Righting these wrongs is not only the government’s responsibility but that of every self-respecting citizen. Hearts and minds need to open up, vigil stepped up, perpetrators of crime against children booked and severely punished, and awareness raised. Elizabeth Barrett Browning said, “the child’s sob curses deeper in the silence than the strong man in his wrath”, but in their smile-less sobbing existence, the victims of this article seem to incite neither righteous anger nor trigger dormant consciences to action.

Dehumanising

Dr. Haim Ginott, teacher, child psychologist and therapist makes illuminating observations about the teacher’s role in the young child’s life: “I’ve come to the frightening conclusion that I’m the decisive element in the classroom. It’s my daily mood that makes the weather. As a teacher, I possess a tremendous power to make a child’s life miserable or joyous. I can be a tool of torture or an instrument of inspiration. I can humiliate or humour, hurt or heal. In all situations it is my response that decides whether a crisis will be escalated or de-escalated and a child humanised or dehumanised.” The unchecked excesses of the system today are humiliating: they are not only dehumanising the children but shaming every adult.

http://www.hindu.com/mag/2009/09/20/stories/2009092050150400.htm

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Kids go to serve sex in Dubai

21 Sep

By: J Dey

Hundreds of minors flown out to Gulf to dance in bars, provide sex, as Ramzan month of abstinence ends

For three days now, 2,000 girls, almost all minors, have left for the Middle East, particularly Dubai, to feed the needs of a population starved of entertainment and sex post the rigours of Ramzan.
The girls have been told they are being taken to dance in bars, but it is implicit that they will double up as prostitutes for well-paying clients. Another 1,000 will leave by tomorrow.
Sources say there has been an approximate 20 per cent rise in the trafficking of minors over the last year.
And it’s remarkably easy. Chennai and New Delhi were used as gateways instead of Mumbai where checks are more stringent.

Sources added that all the minors were travelling on forged documents that show them as adults.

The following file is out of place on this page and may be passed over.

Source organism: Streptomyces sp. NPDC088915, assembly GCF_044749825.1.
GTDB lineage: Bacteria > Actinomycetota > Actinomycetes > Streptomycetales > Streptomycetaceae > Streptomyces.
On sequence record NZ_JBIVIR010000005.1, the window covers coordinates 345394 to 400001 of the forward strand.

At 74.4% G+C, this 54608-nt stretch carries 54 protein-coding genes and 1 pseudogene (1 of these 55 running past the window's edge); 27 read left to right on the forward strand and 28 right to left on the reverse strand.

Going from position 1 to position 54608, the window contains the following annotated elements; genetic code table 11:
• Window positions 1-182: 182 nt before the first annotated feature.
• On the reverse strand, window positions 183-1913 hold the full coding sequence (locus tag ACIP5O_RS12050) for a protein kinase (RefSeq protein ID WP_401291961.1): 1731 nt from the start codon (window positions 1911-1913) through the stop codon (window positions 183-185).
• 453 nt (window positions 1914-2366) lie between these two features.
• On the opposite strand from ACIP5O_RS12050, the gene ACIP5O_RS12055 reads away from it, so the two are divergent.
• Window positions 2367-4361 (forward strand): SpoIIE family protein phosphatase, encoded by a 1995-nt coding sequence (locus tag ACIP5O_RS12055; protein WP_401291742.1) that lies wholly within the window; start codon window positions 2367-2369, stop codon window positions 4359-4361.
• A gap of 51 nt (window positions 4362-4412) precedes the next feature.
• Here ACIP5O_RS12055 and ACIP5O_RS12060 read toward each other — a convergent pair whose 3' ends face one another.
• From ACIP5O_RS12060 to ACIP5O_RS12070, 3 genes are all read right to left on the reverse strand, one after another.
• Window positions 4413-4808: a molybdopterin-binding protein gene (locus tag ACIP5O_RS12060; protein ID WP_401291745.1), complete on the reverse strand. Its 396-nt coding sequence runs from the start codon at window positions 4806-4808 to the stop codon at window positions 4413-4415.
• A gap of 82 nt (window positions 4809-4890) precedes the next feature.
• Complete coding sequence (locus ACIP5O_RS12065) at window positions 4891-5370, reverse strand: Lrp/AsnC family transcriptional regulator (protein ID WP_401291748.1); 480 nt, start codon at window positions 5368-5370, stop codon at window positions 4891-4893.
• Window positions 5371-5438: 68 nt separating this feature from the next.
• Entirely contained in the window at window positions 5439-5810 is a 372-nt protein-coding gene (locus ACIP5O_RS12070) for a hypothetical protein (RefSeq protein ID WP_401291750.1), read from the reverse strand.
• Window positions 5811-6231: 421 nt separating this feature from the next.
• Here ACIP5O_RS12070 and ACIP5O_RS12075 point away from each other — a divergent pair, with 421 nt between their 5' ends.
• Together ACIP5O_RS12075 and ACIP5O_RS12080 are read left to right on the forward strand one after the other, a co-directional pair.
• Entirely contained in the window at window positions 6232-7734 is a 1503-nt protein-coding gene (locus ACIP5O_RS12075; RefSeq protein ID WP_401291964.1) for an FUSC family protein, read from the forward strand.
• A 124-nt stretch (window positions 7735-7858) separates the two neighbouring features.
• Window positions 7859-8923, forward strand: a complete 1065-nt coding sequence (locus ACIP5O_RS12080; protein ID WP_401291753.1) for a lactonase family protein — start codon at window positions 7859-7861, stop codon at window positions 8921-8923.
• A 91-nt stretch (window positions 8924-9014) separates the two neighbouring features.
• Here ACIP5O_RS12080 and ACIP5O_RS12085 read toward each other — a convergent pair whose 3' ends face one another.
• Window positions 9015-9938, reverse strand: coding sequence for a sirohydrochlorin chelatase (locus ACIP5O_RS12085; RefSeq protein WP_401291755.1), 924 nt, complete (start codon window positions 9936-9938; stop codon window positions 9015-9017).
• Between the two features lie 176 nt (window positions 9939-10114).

A senior officer from Special Branch 1 said the girls were travelling on a tourist visa and their stated purpose was ‘to visit relatives in the Gulf’.
“We know they are going for immoral purposes. We have been looking to see how we can check their exit,” remarked the officer.

‘Rise in trafficking’
Vikrant Raghuvanshi, lawyer and president of the NGO Akshaywat, which works with child trafficking, said, “Yes, there has been a substantial rise in the trafficking of minors, but it was never really controlled.
The government has to take strong initiatives rid the country of this menace.”

In an earlier newspaper report, Subhash Chakma, director of the Asian Centre for Human Rights, had said the government was not serious about checking human trafficking in the country.
“We have enough laws to deal with the problem but lack the will to enforce them.”
Ashraf Khan, an agent, said he had been scouting for girls for the past five months. “I make around Rs 40,000 per girl if the deal goes through.
The recruitment process begins about three months before the migration to Gulf begins post Ramzan,” said Khan.
In the Gulf, dance bars are shut during Ramzan and the licenses are revoked. All the girls working there are sent home. The exodus to the Gulf therefore begins post Ramzan.
“An average girl gets paid approximately Rs 1 lakh for a three month contract, while an experienced dancer gets around Rs 3 lakh for the same period,” he added. In addition, experienced dancers get 50 per cent of the tips.
In Mumbai, possibly the best paymaster, the girls make around Rs 10,000 a month, which explains the Gulf rush.
On contract
Khan admitted that 70 per cent of the girls on the three-month contract are below 18 years and the papers are forged to show them as 21 years and above.
“I am going for the first time. My friends told me that the scene is good in Dubai and I will three times what I would earn in Mumbai,” remarked Chandni.
Confirming the exodus, Ramesh Shetty (name changed), a bar owner from Kashimira said, “Five girls from my bar left for Dubai yesterday. We now have a shortfall of dancers, but they have promised to return after three months.”
Once there, the girls are completely at the mercy of the operators as their passports are taken away so that they cannot escape.
Rakesh Pandey of Rakesh Tours admitted there had been a significant rise of passengers travelling economy class to New Delhi and Chennai in the past few days, of which a large number were female.